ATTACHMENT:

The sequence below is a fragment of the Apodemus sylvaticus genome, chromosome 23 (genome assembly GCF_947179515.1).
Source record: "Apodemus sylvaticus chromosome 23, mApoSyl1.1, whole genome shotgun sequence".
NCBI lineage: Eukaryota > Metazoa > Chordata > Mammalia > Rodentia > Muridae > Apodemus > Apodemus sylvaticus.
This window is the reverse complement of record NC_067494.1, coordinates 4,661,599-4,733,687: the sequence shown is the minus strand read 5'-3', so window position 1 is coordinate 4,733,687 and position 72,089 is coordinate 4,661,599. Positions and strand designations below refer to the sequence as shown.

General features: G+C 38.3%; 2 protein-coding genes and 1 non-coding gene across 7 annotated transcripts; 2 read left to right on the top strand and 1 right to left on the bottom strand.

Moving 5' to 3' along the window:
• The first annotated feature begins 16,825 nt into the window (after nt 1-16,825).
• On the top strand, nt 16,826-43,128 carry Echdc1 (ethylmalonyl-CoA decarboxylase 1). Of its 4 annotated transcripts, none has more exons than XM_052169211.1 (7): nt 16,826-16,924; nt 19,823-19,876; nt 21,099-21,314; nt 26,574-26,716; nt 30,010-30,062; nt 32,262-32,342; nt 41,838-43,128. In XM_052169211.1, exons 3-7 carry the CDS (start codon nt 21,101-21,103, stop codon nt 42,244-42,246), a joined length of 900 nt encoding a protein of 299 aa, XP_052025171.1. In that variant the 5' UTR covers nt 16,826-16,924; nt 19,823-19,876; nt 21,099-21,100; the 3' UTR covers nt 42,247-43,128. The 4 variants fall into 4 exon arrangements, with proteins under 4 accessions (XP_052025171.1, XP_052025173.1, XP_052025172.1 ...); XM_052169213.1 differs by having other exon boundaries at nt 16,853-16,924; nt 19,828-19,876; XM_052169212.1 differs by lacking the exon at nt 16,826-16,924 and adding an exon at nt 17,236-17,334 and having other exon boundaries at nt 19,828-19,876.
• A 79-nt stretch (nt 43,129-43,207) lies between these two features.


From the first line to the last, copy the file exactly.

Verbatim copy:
The sequence below is a fragment of the Apodemus sylvaticus genome, chromosome 23 (genome assembly GCF_947179515.1).
Source record: "Apodemus sylvaticus chromosome 23, mApoSyl1.1, whole genome shotgun sequence".
NCBI lineage: Eukaryota > Metazoa > Chordata > Mammalia > Rodentia > Muridae > Apodemus > Apodemus sylvaticus.
This window is the reverse complement of record NC_067494.1, coordinates 4,661,599-4,733,687: the sequence shown is the minus strand read 5'-3', so window position 1 is coordinate 4,733,687 and position 72,089 is coordinate 4,661,599. Positions and strand designations below refer to the sequence as shown.

General features: G+C 38.3%; 2 protein-coding genes and 1 non-coding gene across 7 annotated transcripts; 2 read left to right on the top strand and 1 right to left on the bottom strand.

Moving 5' to 3' along the window:
• The first annotated feature begins 16,825 nt into the window (after nt 1-16,825).
• On the top strand, nt 16,826-43,128 carry Echdc1 (ethylmalonyl-CoA decarboxylase 1). Of its 4 annotated transcripts, none has more exons than XM_052169211.1 (7): nt 16,826-16,924; nt 19,823-19,876; nt 21,099-21,314; nt 26,574-26,716; nt 30,010-30,062; nt 32,262-32,342; nt 41,838-43,128. In XM_052169211.1, exons 3-7 carry the CDS (start codon nt 21,101-21,103, stop codon nt 42,244-42,246), a joined length of 900 nt encoding a protein of 299 aa, XP_052025171.1. In that variant the 5' UTR covers nt 16,826-16,924; nt 19,823-19,876; nt 21,099-21,100; the 3' UTR covers nt 42,247-43,128. The 4 variants fall into 4 exon arrangements, with proteins under 4 accessions (XP_052025171.1, XP_052025173.1, XP_052025172.1 ...); XM_052169213.1 differs by having other exon boundaries at nt 16,853-16,924; nt 19,828-19,876; XM_052169212.1 differs by lacking the exon at nt 16,826-16,924 and adding an exon at nt 17,236-17,334 and having other exon boundaries at nt 19,828-19,876.
• A 79-nt stretch (nt 43,129-43,207) lies between these two features.